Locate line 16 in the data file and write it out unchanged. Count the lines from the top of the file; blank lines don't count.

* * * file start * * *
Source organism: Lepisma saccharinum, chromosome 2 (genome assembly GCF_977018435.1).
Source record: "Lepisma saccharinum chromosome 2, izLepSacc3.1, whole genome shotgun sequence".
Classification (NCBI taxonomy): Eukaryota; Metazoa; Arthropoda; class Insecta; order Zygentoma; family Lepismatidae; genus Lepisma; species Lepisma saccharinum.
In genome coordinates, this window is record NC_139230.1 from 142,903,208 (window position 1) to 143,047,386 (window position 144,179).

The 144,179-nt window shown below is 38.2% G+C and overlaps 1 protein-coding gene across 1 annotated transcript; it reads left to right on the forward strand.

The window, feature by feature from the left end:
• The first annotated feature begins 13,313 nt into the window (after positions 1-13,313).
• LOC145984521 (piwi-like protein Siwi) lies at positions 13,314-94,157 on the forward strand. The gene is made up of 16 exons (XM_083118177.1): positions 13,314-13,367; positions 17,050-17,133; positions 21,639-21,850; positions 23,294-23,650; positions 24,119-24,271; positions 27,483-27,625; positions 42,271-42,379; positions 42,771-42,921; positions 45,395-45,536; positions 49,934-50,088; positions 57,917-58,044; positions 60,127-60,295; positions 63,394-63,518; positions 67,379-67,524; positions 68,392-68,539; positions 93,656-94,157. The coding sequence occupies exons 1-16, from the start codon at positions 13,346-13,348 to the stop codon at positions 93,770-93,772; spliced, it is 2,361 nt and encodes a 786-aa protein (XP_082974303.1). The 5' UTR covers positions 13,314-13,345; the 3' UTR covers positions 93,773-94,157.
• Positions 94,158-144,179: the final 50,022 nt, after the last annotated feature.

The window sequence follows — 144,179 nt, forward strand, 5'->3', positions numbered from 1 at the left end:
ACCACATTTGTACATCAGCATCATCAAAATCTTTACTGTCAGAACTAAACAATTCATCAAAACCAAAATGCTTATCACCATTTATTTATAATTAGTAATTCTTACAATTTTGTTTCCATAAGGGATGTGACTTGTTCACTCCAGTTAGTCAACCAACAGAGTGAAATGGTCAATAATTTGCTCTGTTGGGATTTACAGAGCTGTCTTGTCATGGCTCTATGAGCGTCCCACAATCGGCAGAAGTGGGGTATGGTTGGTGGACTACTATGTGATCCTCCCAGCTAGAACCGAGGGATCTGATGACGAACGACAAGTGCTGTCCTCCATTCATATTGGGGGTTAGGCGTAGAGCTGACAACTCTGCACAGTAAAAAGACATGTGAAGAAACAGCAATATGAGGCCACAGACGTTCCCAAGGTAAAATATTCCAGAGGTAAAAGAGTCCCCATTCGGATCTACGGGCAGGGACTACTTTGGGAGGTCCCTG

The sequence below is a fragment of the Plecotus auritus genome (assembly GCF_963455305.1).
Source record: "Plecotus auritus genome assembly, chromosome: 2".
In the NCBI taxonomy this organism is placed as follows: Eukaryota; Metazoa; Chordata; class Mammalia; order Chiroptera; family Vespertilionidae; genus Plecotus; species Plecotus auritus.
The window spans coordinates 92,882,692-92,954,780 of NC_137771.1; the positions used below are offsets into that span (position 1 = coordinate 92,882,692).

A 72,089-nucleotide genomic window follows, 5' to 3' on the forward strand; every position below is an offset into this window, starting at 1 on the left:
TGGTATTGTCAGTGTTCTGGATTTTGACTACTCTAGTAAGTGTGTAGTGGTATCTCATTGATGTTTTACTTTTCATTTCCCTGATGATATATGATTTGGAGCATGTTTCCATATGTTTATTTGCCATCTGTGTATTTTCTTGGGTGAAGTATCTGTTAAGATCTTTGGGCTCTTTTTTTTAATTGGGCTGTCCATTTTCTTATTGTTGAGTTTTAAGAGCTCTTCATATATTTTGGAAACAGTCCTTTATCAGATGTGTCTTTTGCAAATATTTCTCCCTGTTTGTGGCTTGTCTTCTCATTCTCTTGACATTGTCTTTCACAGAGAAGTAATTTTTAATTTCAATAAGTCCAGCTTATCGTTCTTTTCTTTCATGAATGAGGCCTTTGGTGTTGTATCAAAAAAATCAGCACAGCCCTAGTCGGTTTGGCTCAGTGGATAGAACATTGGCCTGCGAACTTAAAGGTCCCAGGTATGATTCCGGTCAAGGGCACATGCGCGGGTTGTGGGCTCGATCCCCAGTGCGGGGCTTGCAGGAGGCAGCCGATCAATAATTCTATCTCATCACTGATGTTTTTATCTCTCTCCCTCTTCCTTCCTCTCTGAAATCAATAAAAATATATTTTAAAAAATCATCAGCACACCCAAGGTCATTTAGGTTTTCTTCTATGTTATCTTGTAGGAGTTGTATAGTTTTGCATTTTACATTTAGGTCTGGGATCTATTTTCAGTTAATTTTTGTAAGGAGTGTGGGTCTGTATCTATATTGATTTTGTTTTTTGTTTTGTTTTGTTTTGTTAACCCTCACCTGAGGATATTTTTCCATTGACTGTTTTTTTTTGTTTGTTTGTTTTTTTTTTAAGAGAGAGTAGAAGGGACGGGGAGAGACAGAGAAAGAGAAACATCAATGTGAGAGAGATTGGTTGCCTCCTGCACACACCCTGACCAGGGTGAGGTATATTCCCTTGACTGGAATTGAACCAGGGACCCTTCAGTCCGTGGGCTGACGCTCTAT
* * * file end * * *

A 72,089-nucleotide genomic window follows, 5' to 3' on the forward strand; every position below is an offset into this window, starting at 1 on the left: